Four States Legalize Marijuana for Recreational and Medical Use

Photo by Add Weed on Unsplash

Four states will legalize and tax marijuana sales as of Tuesday evening. Arizona, Montana, New Jersey and South Dakota all passed measures on the 2020 ballot to legalize the recreational use of marijuana. Eleven other states already have legislation for recreational marijuana use in place.

Arizona and South Dakota plan on using the tax money from the sales of this substance to benefit community colleges, rescue departments, and other organizations like typical taxpayer funding. As this change evolves, Tennessee residents are starting to question why the state isn’t modifying its policy to gain benefits from this product from a medical, recreational, and financial perspective.

“I think it’s dumb that people suffering from MS or Parkinson’s might need the regular pain relief that medical marijuana could provide,” said Caroline Jansing, a senior student at the University of Tennessee. “I would lean on the side of caution and regulation for recreational use though.”

This trend of wanting marijuana legal and available to the public for recreational or medical purposes has been growing among millennials and Gen Z-ers across the states, although Tennessee has yet to adjust their stance to fit modern times.

Tennessee’s Bureau of Investigation says it “is opposed to the legalization of marijuana in any form outside of the FDA and DEA approval process utilized for all other forms of medicine,” according to its website.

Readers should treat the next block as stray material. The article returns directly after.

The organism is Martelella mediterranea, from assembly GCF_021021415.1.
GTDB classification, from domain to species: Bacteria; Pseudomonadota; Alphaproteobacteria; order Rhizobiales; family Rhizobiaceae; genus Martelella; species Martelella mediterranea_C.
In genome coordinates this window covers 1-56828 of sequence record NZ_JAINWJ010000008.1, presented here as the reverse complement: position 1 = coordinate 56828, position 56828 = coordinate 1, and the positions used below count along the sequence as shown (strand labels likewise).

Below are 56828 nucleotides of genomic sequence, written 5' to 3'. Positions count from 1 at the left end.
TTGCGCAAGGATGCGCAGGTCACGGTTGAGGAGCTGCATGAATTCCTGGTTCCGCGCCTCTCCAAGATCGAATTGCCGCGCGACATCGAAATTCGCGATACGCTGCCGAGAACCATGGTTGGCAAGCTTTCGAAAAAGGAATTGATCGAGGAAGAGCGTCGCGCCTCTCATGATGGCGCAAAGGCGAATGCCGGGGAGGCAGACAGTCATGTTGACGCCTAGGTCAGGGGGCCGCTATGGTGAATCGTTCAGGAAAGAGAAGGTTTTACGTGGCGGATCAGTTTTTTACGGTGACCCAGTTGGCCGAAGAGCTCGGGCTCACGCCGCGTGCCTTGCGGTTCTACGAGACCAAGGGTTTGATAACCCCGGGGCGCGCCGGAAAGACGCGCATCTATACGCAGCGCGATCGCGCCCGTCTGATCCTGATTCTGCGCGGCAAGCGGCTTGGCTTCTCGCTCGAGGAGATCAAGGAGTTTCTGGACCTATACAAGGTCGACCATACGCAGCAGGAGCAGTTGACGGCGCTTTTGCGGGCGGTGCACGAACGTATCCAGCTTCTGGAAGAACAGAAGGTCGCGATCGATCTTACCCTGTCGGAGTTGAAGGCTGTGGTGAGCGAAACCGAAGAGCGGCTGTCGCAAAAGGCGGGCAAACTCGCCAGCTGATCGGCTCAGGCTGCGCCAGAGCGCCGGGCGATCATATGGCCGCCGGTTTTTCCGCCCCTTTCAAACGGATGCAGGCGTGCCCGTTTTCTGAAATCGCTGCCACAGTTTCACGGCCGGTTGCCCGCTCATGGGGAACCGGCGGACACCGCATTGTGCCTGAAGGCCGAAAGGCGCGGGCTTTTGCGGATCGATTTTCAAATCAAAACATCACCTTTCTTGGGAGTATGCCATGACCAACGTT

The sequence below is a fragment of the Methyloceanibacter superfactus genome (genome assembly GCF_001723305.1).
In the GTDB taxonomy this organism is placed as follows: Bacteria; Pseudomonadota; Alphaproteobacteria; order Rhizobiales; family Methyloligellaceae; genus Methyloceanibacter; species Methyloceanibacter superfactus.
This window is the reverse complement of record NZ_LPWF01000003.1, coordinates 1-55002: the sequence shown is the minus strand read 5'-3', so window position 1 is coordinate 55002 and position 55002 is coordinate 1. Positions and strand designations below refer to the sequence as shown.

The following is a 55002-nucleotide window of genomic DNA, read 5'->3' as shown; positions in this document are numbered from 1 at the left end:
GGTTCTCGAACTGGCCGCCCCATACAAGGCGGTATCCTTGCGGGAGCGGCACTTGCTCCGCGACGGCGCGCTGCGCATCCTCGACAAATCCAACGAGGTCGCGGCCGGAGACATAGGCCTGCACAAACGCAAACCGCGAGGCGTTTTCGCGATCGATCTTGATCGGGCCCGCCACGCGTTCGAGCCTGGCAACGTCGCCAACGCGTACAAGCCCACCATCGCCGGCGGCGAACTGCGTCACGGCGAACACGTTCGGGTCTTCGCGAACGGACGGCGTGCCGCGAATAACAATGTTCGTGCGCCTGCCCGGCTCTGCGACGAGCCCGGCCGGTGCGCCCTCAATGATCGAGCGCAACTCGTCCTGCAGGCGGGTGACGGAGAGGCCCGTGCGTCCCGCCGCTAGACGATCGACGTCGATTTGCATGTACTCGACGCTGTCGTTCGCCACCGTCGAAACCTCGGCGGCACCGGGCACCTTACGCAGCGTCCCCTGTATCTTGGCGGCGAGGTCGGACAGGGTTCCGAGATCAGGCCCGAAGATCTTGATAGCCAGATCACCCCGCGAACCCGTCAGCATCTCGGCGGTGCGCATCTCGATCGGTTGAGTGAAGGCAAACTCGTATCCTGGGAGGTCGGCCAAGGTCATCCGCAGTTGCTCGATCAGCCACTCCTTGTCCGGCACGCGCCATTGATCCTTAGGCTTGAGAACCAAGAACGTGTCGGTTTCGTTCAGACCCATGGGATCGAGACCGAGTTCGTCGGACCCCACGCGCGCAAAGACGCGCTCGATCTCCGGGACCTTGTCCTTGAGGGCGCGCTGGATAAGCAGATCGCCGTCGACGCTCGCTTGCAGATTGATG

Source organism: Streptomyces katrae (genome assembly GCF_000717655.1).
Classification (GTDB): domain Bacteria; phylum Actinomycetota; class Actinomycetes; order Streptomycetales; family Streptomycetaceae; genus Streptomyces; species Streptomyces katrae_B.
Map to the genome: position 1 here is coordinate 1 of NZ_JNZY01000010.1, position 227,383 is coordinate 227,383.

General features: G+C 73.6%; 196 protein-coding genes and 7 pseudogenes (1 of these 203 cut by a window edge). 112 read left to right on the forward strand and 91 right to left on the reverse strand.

TBI is referencing Epidiolex (cannabidiol) [CBD] oral solution approved by The U.S. Food and Drug Administration, for the treatment of seizures correlating to severe forms of epilepsy, Lennox-Gastaut syndrome, and Dravet syndrome.

As Tennessee keeps recreational marijuana use illegal, health care workers have started to question why its countless benefits aren’t being used as the answer they need to provide palliative care for their patients.

“For medical use, I am 100% for it (marijuana). Because at some point, there is just a pain,” said Katie Proctor, a senior nursing student at the University of Tennessee. “I have seen patients that are on their last legs, and there’s only so much the medical world can do. Then it’s just about Palliative care and making them comfortable. If there is a non-addictive drug, like marijuana compared to opioids, I would push to provide that option.”

Tennessee health care providers are allowed by law to provide patients with cannabis products that have less than 0.3% THC within their products. This active ingredient is a relief to some of the most complicated medical cases today.

Proctor added that if the drug was used recreationally, the federal and state government would need to put statues in place similar to ingesting alcohol, such as restrictions on driving under the influence.

“If you legalize marijuana, then there are fewer chances of someone unintentionally overdosing or ingesting substances within that marijuana that could have been cut within a third party dealer.”

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